Letters, We Get Mail, CCIV



Date: Sun, October 24, 2010 12:51 pm     (answered 11 November 2010)
From: "Sumerian God king"
Subject: Occult

Order of the Silver Star or Alcoholics Anonymous

The Desire Chip for the alcoholic that wishes to try this program one day at a time is silver in color.

Secret Orders have troubles hiding as we move along in this timeline.

ISis RA ELohim is another.

Ummm, okay. I honestly don't know what to say.

Have a good day now.

== Orange

*             [email protected]        *
*         AA and Recovery Cult Debunking      *
*          http://www.Orange-Papers.org/      *
**     The dhow is down by 30 cubits.





BLOG NOTE: 11 November 2010.

Here it is, Veterans' Day. What that means is that they close everything in honor of me, and I can't get any services today. The library is closed in honor of me, so I can't get any Internet access. Everything is closed.

Oh well, on Labor Day, the laborers can't get anything either.

Ten years ago, I couldn't get my nicotine patches to quit smoking, because it was Veterans' Day. I found it ironic that veterans can't get their medications on Veterans' Day. I was very sick with bronchitis, and really needed to quit smoking. I had the prescription, but needed to get it filled. Then the 12th was a Sunday, and the pharmacy was closed that day too. So I had to wait two days to get the patches and quit smoking.

On the 13th, I finally got the patches, and then, on the way home, stopped off at Pioneer Courthouse Square, and sat down and ceremonially smoked one last cigarette, and then went home (to the homeless shelter) and took off my shirt and put on a patch, and haven't smoked a cigarette since.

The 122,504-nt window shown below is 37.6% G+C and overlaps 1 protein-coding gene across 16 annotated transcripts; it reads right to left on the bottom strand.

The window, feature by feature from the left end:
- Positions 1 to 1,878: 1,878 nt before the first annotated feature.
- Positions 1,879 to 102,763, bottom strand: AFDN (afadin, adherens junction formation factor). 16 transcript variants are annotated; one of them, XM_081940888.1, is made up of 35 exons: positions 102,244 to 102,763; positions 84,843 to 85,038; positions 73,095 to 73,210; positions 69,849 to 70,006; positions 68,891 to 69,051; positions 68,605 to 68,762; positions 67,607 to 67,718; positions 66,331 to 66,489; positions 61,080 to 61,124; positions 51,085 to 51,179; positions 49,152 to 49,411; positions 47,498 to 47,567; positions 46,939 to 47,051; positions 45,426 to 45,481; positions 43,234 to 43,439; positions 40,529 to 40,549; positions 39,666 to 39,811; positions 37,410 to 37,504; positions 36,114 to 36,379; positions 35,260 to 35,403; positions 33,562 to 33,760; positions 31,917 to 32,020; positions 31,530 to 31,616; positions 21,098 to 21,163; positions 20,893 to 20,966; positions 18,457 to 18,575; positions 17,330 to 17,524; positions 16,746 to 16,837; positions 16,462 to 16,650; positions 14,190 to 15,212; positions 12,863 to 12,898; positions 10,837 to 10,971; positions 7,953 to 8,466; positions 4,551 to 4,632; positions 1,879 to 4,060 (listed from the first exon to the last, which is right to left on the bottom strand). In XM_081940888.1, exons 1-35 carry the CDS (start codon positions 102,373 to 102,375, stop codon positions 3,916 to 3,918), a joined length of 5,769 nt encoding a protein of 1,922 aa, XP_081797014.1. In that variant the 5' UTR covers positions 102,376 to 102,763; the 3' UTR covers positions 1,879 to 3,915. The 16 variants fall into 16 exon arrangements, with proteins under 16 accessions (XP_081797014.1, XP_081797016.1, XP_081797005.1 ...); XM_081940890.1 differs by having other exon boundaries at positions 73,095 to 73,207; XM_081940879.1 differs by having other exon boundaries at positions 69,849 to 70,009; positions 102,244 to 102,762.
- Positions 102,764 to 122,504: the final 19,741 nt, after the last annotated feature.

Happy Veterans' Day.

BLOG NOTE: 27 November 2010.

P.S.: Yes, it's the same Pioneer Courthouse Square as that nutcase would-be terrorist just tried to blow up during the Christmas-Tree lighting ceremony. They call Pioneer Courthouse Square "Portland's Living Room", and it's a popular gathering spot in the center of downtown Portland. So one of the things that they do is have Portland's giant Christmas tree there. During the summer they have "Flicks on the Bricks" (free movies) and "Noon Tunes" (free music concerts at noon).





Date: Sat, October 23, 2010 3:05 pm     (answered 12 November 2010)
From: "Adam C."
Subject: Thank you

Dear Orange,

I found your website when searching terms like "alcoholics anonymous research".

I have a "patchy" alcoholic record: patches of binges between long sobriety periods (3 years, 5 years, 8 years). I tried AA in 1994, but didn't buy into it. Firstly, I didn't understand the idea of keeping me sober with the help of 12 Steps and God. Secondly, my English was not good enough to fully comprehend the AA lingo. In 2008 I had a 8-day long binge (after 8 dry years), after which I was pretty shaky, malnourished and full of sorrow. I landed in a treatment centre (outpatient program), which in turn re-introduced me to AA. AA meetings were compulsory, at least 2 a week.

One thing that I understood pretty quickly in the treatment centre, but hadn't seen before, was that abstinence doesn't equal recovery. I discovered loads of stuff I needed to change in my life in order to avoid such devastating binges. I would lie if I said that therapists made me aware of what EXACTLY was wrong with me, but they for sure helped me understand that changes were very important to maintain my sobriety and to head for recovery.